56:15 Michael’s one core lesson


Please email us to report any transcription errors

Rane Bowen: Hello, my name is Rane and this is the Flow Artists Podcast. Every episode we interview inspiring movers, thinkers and teachers about how they find their flow, and much, much more. I hope you’re going well and that you didn’t miss us too much while we were away on a short break. I had a great time over the past couple of weekends. Around a fortnight ago, Jo and I attended Amy Wheeler’s ‘Assessing the Human System’ workshop and it was so inspiring. She’s developed a very simple and holistic way of assessing an individual’s wellbeing, and that individual could be yourself. This incorporates Ayurvedic principals such as the koshas and the gunas, but in a way that just really makes sense to me, it feels really good. My understanding is that Amy has a book in the works, and that there will also be an App that uses this system and I can’t wait to see them both.

Now last weekend, Jo and I were also extremely lucky – we’ve been very lucky lately – to attend a retreat hosted by Leigh Blashki, Gina Macauley and Janet Lowndes and it was also very very amazing – so many superlatives! It was a very relaxing weekend, staying at Continental House up in Hepburn Springs. Leigh guided us through some meditation, some iRest yoga nidra sessions and we also recorded a couple of episodes for the Podcast, so look out for them, they’re both really good.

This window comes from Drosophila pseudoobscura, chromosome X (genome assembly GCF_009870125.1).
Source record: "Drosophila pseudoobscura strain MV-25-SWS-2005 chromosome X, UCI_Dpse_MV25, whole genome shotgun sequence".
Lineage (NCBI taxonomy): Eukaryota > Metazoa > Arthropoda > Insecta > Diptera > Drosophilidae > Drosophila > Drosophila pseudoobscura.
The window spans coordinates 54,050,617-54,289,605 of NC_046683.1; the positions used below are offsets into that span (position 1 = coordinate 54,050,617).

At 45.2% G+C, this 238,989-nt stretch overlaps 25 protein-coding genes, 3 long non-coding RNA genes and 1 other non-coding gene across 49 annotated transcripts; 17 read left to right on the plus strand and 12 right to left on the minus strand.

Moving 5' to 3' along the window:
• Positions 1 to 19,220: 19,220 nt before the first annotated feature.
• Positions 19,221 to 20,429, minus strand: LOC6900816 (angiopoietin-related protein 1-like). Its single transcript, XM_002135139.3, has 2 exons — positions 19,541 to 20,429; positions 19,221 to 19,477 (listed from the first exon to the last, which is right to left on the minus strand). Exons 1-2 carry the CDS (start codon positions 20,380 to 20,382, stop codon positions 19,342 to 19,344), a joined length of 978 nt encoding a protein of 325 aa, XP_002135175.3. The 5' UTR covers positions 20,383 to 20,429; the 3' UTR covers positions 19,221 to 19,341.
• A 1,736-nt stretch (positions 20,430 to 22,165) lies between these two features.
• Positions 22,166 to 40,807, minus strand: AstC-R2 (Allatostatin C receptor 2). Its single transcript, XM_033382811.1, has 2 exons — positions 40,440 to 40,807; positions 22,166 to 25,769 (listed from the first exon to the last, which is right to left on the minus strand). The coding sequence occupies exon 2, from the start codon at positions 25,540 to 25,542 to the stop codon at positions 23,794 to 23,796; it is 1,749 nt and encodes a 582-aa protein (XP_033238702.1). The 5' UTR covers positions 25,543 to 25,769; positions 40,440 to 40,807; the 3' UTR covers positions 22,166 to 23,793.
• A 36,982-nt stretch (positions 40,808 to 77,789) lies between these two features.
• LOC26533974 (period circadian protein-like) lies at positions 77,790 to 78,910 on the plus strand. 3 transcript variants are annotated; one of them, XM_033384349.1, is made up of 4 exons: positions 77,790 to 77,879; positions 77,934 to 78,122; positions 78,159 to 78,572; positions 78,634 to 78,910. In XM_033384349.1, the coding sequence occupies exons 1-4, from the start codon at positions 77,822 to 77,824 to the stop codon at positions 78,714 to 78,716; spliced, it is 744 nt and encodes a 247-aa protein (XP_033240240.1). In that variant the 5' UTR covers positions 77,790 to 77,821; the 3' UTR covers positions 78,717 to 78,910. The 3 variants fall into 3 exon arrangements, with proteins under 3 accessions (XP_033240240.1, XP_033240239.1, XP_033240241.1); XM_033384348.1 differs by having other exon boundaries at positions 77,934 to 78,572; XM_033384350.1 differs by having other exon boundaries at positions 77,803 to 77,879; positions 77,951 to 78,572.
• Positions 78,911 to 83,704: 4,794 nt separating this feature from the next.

Now we have a very special episode this week, as it’s the first of the episodes that we are releasing in collaboration with Yoga Australia. This week we’re speaking with former President of Yoga Australia, Michael de Manincor. Michael de Manincor is a highly respected yoga teacher in Australia, having trained personally under the guidance of TKV Desikachar. He’s also a registered psychologist and holds a Ph.D in Health Science in the area of yoga and mental health. He’s a Founder and Director of the Yoga Institute in Sydney and also Founder and Director of the Yoga Foundation, a not-for-profit organisation that provides yoga-based programs for people who experience disadvantage or hardship. We have a great conversation with him about some of the history of Yoga Australia, his involvement in the organisation as well as his work on the relationship between yoga and mental health. So there’s some great stuff in this conversation!

But before we get to the conversation with Michael, I just wanted to talk about an upcoming event at our studio, Garden of Yoga. Amy Bell will be leading her ‘Guiding Inner Journeys’ workshop on Saturday the 12th and Sunday the 13th of October 2019. In this two-day workshop, you’ll learn how to use NLP to connect deeply with groups and individuals from all walks of life, how to communicate more effectively, and how to artfully guide yourself and others into deeper states of relaxation and bliss. We had a great conversation with Amy a few weeks ago, so have a listen to that episode to learn more about what she has to offer. Jo and I will be there at the workshop as well, so come along and we will all learn together. I’ll leave a link in the show notes on podcasts.flowarts.com but just so you know, the early bird price of $395 ends on September the 1st, so get in quick.